Get advice on how to deal with jerks at work Check out the book 'Jerks At Work' and other titles by Ken Lloyd Ph.D. Return to the homepage Learn more about Ken Lloyd, Ph.D. Submit a question to Ken Lloyd, Ph.D.

You asked, Ken answers ...

This item is filed under these categories:
Communication Career Planning Power Plays and Players Promotions Self-Insight

My boss told me that I am trying too hard to get his job, and I should pay more attention to my own work. My work is going well and I don't think it needs any more attention from me. Besides, I thought most bosses want an employee who is motivated to move up. What's my boss's problem?

Apparently, your boss thinks the problem is you. The real issue is a breakdown in communication between the two of you. You feel that you are working diligently to get your job done, while your boss feels that you are working diligently to get his job.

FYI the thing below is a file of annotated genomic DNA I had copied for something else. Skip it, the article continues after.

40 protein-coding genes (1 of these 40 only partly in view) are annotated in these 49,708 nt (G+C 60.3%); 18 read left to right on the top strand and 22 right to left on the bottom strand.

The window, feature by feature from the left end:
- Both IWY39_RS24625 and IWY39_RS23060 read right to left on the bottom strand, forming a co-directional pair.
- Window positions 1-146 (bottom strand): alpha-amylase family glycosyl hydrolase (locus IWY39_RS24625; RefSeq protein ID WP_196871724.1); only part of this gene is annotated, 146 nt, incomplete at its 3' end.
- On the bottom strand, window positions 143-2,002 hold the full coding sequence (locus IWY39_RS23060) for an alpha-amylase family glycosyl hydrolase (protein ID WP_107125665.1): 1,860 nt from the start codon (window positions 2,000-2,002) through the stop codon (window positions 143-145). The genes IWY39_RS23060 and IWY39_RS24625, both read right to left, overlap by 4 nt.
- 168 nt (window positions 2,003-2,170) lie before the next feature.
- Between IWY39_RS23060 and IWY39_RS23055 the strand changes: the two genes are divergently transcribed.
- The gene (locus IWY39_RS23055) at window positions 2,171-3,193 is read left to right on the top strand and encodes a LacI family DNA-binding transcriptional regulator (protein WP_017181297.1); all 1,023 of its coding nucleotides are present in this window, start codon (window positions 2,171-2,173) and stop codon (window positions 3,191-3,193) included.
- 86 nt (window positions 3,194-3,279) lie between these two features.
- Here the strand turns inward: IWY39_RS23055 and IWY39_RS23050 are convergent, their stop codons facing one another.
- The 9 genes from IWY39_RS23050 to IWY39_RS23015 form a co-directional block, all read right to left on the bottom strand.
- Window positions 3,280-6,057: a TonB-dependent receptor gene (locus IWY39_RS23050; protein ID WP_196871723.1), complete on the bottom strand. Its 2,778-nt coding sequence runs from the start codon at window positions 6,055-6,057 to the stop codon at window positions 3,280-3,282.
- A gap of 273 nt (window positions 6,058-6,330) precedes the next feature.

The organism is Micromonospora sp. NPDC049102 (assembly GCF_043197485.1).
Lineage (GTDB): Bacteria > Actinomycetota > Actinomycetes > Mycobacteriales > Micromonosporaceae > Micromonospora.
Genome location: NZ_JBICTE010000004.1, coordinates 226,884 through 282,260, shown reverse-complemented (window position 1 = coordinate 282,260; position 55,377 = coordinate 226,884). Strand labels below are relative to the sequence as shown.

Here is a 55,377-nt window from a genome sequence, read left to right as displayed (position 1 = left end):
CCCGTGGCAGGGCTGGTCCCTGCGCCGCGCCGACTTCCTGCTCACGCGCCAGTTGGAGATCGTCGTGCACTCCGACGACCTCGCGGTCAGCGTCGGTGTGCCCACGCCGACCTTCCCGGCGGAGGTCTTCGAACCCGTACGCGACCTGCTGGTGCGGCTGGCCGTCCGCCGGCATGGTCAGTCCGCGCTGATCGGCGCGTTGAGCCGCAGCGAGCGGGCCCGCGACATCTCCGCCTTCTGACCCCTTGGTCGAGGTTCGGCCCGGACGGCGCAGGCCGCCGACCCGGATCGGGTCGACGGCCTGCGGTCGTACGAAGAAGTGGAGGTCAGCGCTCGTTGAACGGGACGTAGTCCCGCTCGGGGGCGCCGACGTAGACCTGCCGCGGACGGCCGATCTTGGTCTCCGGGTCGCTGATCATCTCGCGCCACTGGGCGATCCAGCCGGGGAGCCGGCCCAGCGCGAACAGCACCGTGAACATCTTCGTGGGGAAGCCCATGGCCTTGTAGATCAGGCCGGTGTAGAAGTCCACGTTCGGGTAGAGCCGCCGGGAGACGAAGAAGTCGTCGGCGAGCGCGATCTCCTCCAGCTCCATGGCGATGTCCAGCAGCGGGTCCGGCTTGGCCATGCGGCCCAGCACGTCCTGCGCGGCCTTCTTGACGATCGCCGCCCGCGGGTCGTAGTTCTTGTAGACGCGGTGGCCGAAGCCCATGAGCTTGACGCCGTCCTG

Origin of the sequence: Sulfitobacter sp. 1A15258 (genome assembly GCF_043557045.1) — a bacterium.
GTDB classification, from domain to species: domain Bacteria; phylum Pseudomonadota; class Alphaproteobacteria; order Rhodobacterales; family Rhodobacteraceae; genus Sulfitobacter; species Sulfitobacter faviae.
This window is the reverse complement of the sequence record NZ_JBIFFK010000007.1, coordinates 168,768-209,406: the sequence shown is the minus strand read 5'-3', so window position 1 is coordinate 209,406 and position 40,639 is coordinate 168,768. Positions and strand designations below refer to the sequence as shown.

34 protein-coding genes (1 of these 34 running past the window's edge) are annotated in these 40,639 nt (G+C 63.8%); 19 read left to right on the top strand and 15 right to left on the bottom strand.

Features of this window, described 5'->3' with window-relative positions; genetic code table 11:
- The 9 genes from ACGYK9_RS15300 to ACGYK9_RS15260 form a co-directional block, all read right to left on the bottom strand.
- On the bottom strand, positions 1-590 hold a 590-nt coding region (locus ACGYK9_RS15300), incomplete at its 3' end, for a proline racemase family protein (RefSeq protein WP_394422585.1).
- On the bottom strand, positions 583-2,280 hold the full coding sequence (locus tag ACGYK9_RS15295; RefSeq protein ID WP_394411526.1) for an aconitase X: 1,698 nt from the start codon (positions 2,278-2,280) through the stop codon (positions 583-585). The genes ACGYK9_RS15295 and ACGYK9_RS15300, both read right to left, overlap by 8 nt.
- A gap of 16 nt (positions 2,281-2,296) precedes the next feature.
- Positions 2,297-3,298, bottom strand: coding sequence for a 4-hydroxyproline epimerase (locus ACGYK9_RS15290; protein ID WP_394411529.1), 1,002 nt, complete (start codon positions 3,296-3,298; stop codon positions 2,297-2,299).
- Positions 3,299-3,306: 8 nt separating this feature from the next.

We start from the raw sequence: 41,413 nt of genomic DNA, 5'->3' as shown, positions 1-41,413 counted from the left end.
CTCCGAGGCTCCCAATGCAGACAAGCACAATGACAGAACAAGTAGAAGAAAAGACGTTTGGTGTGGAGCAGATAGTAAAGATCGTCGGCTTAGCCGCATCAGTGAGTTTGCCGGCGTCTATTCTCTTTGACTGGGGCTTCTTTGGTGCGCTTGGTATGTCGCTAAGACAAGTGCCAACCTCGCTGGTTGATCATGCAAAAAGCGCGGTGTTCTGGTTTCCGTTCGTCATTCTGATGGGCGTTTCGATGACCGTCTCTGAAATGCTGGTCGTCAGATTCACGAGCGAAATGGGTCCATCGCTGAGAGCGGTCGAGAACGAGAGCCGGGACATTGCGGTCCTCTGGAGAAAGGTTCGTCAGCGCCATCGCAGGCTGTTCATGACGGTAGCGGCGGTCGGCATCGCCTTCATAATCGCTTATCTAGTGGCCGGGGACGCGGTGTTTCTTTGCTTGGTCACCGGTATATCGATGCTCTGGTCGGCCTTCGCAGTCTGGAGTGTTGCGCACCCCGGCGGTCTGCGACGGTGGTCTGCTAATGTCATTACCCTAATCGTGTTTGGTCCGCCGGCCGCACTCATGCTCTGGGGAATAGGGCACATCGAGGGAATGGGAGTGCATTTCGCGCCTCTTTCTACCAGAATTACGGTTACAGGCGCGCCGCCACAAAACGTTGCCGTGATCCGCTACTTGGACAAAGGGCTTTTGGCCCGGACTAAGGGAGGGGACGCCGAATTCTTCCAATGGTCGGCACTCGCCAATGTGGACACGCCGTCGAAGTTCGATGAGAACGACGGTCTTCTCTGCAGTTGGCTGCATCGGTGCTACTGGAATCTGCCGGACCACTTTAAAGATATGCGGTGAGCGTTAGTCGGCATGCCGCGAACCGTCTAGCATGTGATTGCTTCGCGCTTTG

When a boss has an employee whose goal is to advance, that can be quite advantageous since it facilitates the boss's own chances for promotion. Many of the best bosses try to hire people who have potential and motivation to move into more senior positions, while insecure bosses see such individuals as threats.

However, it is possible for an employee to be too motivated to move into his or her boss's position. This is the type of individual who intentionally makes the boss look bad in front of others and plays every political card in the deck. For this employee, pushing for advancement means pushing the boss out the door.

Since you and your boss are looking at the same behaviors and viewing them very differently, you should meet to clarify expectations, standards, and objectives. It is important for both of you to have an understanding of your career path and the speed limit on it.

Comment on this item

Your name (optional)
If you leave this blank, we'll list you as "Website visitor"

Your comments
Please keep your comments focused on the topic. Thanks!